I guess I can say that I tend to lead with Salamence + Venusaur a little more often than the rest, but really, all of the Pokémon can work well both as leads and in reserves and I think I can say that this is a goodstuffs team with a wide plethora of options in battle. There are lots of things you have to consider while playing it, so it taxes the player alot and I won't go out of my way to recommend playing it to people, but thank you to those who have read up to this point!
      I mentioned this before in the preface, but with this team not being ideal for Battle Spot, I think it would be good if I could come up with a team that doesn't involve nearly as much thinking and plays more straightforwardly for the Japan Cup.
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      (Original: http://d.hatena.ne.jp/bicho5296/20140310/1394465689)
      I was placed in the K block of the preliminaries, and advanced from it in first place with a record of 7W - 1L. I've skipped the preliminary matches because this would be very long if I wrote about everything. However, my one defeat by Ao-san was a guessing game at the very end which I lost. I think I misplayed on the previous turn, but on the turn itself, even if I had chosen to do anything else, all the luck factors combined would have led to a roughly 50-50 guessing game anyway so I don't think there were any other misplays.
      Top Cut R1 - Top 32 vs Vete
      Battle Video: 86PW-WWWW-WWW6-3AE2
      Opponent:
      Me:
      Mega Venusaur looked like it had an easy field so I went ahead and proactively led with it. The leads came out as his Salamence and Rotom-W versus my Salamence and Venusaur which was completely in my favour. Because Rotom-W looked as if it couldn't do anything productive, I swapped Aegislash for Salamence and Sleep Powdered his Salamence. Rotom Protected, Aegislash took a Meteor and I put Salamence soundly to sleep.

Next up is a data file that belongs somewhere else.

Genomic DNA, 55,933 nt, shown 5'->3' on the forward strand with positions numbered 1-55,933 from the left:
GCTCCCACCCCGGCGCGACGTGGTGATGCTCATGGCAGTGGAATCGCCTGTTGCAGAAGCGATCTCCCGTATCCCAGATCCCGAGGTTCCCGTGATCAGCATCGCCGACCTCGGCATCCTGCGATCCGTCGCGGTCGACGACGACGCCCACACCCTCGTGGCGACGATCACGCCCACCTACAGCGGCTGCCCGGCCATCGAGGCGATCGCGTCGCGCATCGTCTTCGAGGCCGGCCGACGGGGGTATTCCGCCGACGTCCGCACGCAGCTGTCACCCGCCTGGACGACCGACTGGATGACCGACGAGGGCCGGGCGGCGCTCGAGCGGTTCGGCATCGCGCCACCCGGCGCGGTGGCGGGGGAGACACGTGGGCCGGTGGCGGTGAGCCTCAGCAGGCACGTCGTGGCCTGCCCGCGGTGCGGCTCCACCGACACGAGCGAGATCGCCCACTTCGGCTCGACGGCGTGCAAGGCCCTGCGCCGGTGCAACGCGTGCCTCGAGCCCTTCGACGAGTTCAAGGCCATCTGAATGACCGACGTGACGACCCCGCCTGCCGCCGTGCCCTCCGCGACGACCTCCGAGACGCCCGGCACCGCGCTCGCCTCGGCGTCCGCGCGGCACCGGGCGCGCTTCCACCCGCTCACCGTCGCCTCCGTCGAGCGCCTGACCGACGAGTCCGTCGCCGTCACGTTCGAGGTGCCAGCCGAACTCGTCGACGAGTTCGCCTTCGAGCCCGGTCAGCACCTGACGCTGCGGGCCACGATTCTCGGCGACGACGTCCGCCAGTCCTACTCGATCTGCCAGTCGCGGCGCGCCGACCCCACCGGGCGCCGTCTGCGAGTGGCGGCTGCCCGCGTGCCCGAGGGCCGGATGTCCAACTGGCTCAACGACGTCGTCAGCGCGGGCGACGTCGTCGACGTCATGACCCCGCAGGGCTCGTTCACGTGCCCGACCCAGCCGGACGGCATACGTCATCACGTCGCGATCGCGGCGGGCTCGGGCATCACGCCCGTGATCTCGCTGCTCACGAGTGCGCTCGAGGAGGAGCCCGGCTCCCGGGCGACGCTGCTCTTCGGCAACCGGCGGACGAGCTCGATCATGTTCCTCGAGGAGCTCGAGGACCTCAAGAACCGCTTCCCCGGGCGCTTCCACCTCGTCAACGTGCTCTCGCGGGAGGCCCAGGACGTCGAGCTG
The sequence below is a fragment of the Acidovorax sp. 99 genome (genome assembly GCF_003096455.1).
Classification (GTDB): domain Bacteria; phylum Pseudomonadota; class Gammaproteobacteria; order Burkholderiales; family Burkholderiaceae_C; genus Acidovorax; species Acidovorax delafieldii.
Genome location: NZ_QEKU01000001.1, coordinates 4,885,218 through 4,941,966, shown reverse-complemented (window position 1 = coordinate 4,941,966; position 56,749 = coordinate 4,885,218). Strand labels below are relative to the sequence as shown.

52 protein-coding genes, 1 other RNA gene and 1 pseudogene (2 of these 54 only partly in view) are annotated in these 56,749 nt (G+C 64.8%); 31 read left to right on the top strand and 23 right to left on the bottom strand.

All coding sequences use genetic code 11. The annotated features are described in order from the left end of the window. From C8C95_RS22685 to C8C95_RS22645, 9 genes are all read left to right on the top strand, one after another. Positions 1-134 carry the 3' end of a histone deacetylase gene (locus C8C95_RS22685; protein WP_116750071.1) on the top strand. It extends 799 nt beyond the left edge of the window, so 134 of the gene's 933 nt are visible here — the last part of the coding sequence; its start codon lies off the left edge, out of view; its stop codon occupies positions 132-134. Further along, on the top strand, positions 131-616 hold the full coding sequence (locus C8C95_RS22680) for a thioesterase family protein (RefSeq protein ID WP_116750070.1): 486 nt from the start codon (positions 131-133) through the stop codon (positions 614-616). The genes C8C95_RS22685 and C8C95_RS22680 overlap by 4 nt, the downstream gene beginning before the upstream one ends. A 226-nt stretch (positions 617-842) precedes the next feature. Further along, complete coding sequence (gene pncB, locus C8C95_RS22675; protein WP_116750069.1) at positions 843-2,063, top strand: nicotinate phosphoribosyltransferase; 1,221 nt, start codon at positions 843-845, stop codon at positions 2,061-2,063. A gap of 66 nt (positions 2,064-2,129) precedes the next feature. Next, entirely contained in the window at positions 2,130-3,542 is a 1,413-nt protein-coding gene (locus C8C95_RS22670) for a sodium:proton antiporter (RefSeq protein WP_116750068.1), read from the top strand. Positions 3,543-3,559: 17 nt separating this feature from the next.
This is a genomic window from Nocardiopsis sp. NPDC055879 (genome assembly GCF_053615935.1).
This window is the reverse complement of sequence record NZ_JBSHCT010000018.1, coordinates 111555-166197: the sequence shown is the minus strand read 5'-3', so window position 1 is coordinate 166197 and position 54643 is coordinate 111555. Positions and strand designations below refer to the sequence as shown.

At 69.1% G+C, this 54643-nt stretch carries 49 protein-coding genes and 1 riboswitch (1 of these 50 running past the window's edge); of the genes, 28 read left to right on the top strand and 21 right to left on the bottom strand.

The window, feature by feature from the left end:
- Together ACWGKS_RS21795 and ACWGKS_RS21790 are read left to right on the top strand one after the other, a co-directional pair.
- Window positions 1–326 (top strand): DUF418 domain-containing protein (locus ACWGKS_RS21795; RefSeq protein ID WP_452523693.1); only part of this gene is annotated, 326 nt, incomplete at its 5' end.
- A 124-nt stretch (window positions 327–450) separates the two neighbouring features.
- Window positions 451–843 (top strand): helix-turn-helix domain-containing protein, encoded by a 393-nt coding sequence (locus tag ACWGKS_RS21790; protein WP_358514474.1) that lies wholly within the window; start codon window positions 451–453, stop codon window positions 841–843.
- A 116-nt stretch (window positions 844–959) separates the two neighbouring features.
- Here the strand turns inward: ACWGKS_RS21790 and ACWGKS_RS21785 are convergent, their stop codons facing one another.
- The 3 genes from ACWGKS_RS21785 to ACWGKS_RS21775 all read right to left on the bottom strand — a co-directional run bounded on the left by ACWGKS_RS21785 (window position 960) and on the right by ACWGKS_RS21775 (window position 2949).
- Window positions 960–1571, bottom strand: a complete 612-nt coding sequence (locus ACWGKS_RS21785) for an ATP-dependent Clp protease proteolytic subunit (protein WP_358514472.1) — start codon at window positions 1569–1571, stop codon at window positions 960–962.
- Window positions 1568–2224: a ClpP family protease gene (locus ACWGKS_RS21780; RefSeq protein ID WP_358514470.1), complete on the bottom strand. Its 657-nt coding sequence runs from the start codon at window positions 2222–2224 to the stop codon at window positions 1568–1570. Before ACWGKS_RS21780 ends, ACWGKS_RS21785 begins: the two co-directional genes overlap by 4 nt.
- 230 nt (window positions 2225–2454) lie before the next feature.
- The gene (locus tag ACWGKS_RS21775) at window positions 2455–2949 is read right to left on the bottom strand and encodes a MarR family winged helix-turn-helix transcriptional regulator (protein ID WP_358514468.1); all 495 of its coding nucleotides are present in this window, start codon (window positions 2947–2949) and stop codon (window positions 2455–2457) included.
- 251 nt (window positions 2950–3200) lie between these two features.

The 2nd turn I had Aegislash put up a Substitute while Venusaur Giga Drained Rotom. Salamence switched out for Chandelure, and Rotom moved before Venusuar to get a Will-O-Wisp off on Aegislash.
      On the 3rd turn, wary of Chandelure's Infiltrator I had Aegislash use Kings Guard once while firing a Sleep Powder at it, but wasted the turn completely as he got a Substitute up.
      From then on, it became a bitter struggle as he stacked up the Minimizes and I couldn't land my attacks. I tried to Sludge Bomb Chandelure with Mega Venusaur, but I had no idea that Poison attacks were not very effective against Ghost types. I thought I would have been able to break the Substitute.
      Since I couldn't possibly continue throwing myself at Chandelure in vain and since it looked as if it only had Heat Wave and no other attacking moves, I changed my plan and focused on shutting down the other Pokémon. Switching around and taking attacks, I took down Mega Kangaskhan without incident and created a Mega Venu + Mence + Chomp vs Chandelure situation.
      Quite a few attacks got evaded, but in the end Garchomp's Earthquake landed and I won. If the misses had continued, Chandelure's 16 Heat Waves could not have outdamaged the 8 Synthesis's worth of healing Venusuar had available, so if after 16 hits I had not gotten burned, it would probably have led to an ugly ending where I would Synthesis on the last turn and win on the HP tiebreaker.
      Top Cut R2 - Top 16 vs Junio
      Battle Video: YSEG-WWWW-WWW6-3AE9
      Opponent:
      Me:
      Looking at my opponent's team, there didn't seem to be any obvious Mega Pokémon, so I expected that it was probably a Mega Tyranitar build.Letting it get a Dragon Dance off would make dealing with it very hard, so I tried my best to not leave any opportunity open for it to do so. Garchomp seemed to be strong against everything overall, but leading with it would only get it Intimidated by Salamence so I brought it in the back.